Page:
author = "Mikako Deguchi and Mau, {Marjorie K.Leimomi Mala} and James Davis and Richard Niederman",
year = "2017",
month = "11",
day = "1",
doi = "10.5888/pcd14.170214",
language = "English (US)",
volume = "14",
journal = "Preventing chronic disease",
issn = "1545-1151",
publisher = "U.S. Department of Health and Human Services",
number = "11",

}

TY - JOUR

T1 - Preventable tooth loss in Hawai'i

T2 - The role of socioeconomic status, diabetes, and dental visits

AU - Deguchi, Mikako

AU - Mau, Marjorie K.Leimomi Mala

AU - Davis, James

AU - Niederman, Richard

PY - 2017/11/1

Y1 - 2017/11/1

N2 - Introduction Tooth preservation in adults and children is one of the Healthy People 2020 goals for oral health. Although the overall prevalence of tooth loss has been declining in the United States, substantial racial/ethnic differences in preventable tooth loss persist as a public health problem. We examined the strength of the association of health risk factors and tooth loss in Hawai'i. Methods We used data from the Hawai'i Behavioral Risk Factor Surveillance System survey collected from 2011 through 2014. Participant responses were included if they self-identified as Native Hawaiian, white, Japanese, or Filipino. Differences in excess tooth loss (6 or more teeth) and known risk factors (demographics, diabetes, and dental visits) were analyzed by using univariate analyses and adjusted stepwise, logistic regression models. Results We identified oral health inequity among the 4 ethnic groups studied; among the groups, Native Hawaiians had the largest proportion of excess tooth loss. The univariate analyses found differences in the strength of these associations among the 4 racial/ethnic groups. The stepwise analyses found that the associations of excess tooth loss and race/ethnicity were not significant after adjusting for demographics, diabetes status, and dental visits. Conclusion Findings suggest a need for programs and policies that improve access to oral health care in Hawai'i for those with low levels of income and education and those with diabetes.

AB - Introduction Tooth preservation in adults and children is one of the Healthy People 2020 goals for oral health. Although the overall prevalence of tooth loss has been declining in the United States, substantial racial/ethnic differences in preventable tooth loss persist as a public health problem. We examined the strength of the association of health risk factors and tooth loss in Hawai'i. Methods We used data from the Hawai'i Behavioral Risk Factor Surveillance System survey collected from 2011 through 2014. Participant responses were included if they self-identified as Native Hawaiian, white, Japanese, or Filipino. Differences in excess tooth loss (6 or more teeth) and known risk factors (demographics, diabetes, and dental visits) were analyzed by using univariate analyses and adjusted stepwise, logistic regression models. Results We identified oral health inequity among the 4 ethnic groups studied; among the groups, Native Hawaiians had the largest proportion of excess tooth loss. The univariate analyses found differences in the strength of these associations among the 4 racial/ethnic groups. The stepwise analyses found that the associations of excess tooth loss and race/ethnicity were not significant after adjusting for demographics, diabetes status, and dental visits. Conclusion Findings suggest a need for programs and policies that improve access to oral health care in Hawai'i for those with low levels of income and education and those with diabetes.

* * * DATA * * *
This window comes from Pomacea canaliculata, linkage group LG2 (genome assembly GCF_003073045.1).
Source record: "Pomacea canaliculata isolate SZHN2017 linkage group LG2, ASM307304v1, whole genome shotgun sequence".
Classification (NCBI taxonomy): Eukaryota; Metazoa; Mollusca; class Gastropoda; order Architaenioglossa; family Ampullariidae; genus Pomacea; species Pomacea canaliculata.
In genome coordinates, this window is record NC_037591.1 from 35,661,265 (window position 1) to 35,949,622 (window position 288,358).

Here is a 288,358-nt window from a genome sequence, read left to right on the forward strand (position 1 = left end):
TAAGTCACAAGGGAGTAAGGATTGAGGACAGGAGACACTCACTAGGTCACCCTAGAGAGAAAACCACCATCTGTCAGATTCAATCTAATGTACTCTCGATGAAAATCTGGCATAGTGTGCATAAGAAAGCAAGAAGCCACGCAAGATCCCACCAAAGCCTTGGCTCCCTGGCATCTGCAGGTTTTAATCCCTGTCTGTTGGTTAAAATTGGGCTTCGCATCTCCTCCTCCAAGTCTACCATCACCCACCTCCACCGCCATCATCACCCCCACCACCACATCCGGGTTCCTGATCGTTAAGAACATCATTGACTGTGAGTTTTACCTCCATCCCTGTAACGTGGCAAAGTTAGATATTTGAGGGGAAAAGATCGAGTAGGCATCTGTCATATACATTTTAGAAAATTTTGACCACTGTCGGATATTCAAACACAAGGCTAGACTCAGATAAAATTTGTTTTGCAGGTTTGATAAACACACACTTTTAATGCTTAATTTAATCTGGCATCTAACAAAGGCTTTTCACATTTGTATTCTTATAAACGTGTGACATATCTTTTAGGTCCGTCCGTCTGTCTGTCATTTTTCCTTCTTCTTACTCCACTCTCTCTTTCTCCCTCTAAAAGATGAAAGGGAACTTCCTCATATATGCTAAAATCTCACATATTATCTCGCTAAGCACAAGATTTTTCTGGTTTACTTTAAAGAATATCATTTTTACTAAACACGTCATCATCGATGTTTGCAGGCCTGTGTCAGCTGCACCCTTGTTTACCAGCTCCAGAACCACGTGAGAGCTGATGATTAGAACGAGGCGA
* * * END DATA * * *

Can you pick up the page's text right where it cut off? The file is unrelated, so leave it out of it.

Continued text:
UR - http://www.scopus.com/inward/record.url?scp=85034760609&partnerID=8YFLogxK

UR - http://www.scopus.com/inward/citedby.url?scp=85034760609&partnerID=8YFLogxK

U2 - 10.5888/pcd14.170214

DO - 10.5888/pcd14.170214

M3 - Article

VL - 14

JO - Preventing chronic disease

JF - Preventing chronic disease

SN - 1545-1151

IS - 11

M1 - E115

ER -